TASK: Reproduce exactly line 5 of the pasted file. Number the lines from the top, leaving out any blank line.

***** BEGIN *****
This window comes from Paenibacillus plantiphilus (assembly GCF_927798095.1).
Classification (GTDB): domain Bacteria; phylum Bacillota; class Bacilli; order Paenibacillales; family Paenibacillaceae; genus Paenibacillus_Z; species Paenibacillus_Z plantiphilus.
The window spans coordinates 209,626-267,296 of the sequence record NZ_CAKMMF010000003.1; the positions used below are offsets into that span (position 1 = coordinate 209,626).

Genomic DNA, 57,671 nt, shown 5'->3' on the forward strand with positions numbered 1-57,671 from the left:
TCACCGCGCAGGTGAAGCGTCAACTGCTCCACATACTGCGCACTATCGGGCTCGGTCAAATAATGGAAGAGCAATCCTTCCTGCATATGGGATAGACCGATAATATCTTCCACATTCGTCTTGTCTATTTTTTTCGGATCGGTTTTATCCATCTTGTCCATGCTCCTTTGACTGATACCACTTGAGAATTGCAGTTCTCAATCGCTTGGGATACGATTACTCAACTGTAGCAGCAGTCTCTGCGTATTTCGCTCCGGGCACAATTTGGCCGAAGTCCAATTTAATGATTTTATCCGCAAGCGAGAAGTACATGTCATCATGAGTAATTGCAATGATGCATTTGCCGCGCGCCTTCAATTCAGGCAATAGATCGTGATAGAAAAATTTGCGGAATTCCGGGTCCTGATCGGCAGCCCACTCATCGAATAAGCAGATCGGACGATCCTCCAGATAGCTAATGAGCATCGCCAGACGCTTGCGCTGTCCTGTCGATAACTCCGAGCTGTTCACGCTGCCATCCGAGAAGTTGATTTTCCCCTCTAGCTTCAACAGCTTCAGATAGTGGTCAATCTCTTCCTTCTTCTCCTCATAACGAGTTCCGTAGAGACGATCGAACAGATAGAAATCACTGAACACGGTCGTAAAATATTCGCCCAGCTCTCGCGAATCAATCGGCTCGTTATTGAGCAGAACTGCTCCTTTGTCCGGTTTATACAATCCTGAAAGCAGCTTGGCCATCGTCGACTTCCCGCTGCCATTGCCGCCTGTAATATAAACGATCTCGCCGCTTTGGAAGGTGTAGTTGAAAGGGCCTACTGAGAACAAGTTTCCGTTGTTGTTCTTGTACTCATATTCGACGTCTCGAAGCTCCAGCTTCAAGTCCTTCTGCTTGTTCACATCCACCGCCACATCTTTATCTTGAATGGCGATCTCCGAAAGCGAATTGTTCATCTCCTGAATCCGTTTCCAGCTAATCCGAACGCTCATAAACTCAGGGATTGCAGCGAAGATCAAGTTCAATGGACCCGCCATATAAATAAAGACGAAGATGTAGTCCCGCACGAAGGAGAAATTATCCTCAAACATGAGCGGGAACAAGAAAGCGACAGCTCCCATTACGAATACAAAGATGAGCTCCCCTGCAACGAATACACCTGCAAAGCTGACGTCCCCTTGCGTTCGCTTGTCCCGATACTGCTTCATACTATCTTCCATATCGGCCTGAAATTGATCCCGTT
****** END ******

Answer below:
TCACCGCGCAGGTGAAGCGTCAACTGCTCCACATACTGCGCACTATCGGGCTCGGTCAAATAATGGAAGAGCAATCCTTCCTGCATATGGGATAGACCGATAATATCTTCCACATTCGTCTTGTCTATTTTTTTCGGATCGGTTTTATCCATCTTGTCCATGCTCCTTTGACTGATACCACTTGAGAATTGCAGTTCTCAATCGCTTGGGATACGATTACTCAACTGTAGCAGCAGTCTCTGCGTATTTCGCTCCGGGCACAATTTGGCCGAAGTCCAATTTAATGATTTTATCCGCAAGCGAGAAGTACATGTCATCATGAGTAATTGCAATGATGCATTTGCCGCGCGCCTTCAATTCAGGCAATAGATCGTGATAGAAAAATTTGCGGAATTCCGGGTCCTGATCGGCAGCCCACTCATCGAATAAGCAGATCGGACGATCCTCCAGATAGCTAATGAGCATCGCCAGACGCTTGCGCTGTCCTGTCGATAACTCCGAGCTGTTCACGCTGCCATCCGAGAAGTTGATTTTCCCCTCTAGCTTCAACAGCTTCAGATAGTGGTCAATCTCTTCCTTCTTCTCCTCATAACGAGTTCCGTAGAGACGATCGAACAGATAGAAATCACTGAACACGGTCGTAAAATATTCGCCCAGCTCTCGCGAATCAATCGGCTCGTTATTGAGCAGAACTGCTCCTTTGTCCGGTTTATACAATCCTGAAAGCAGCTTGGCCATCGTCGACTTCCCGCTGCCATTGCCGCCTGTAATATAAACGATCTCGCCGCTTTGGAAGGTGTAGTTGAAAGGGCCTACTGAGAACAAGTTTCCGTTGTTGTTCTTGTACTCATATTCGACGTCTCGAAGCTCCAGCTTCAAGTCCTTCTGCTTGTTCACATCCACCGCCACATCTTTATCTTGAATGGCGATCTCCGAAAGCGAATTGTTCATCTCCTGAATCCGTTTCCAGCTAATCCGAACGCTCATAAACTCAGGGATTGCAGCGAAGATCAAGTTCAATGGACCCGCCATATAAATAAAGACGAAGATGTAGTCCCGCACGAAGGAGAAATTATCCTCAAACATGAGCGGGAACAAGAAAGCGACAGCTCCCATTACGAATACAAAGATGAGCTCCCCTGCAACGAATACACCTGCAAAGCTGACGTCCCCTTGCGTTCGCTTGTCCCGATACTGCTTCATACTATCTTCCATATCGGCCTGAAATTGATCCCGTT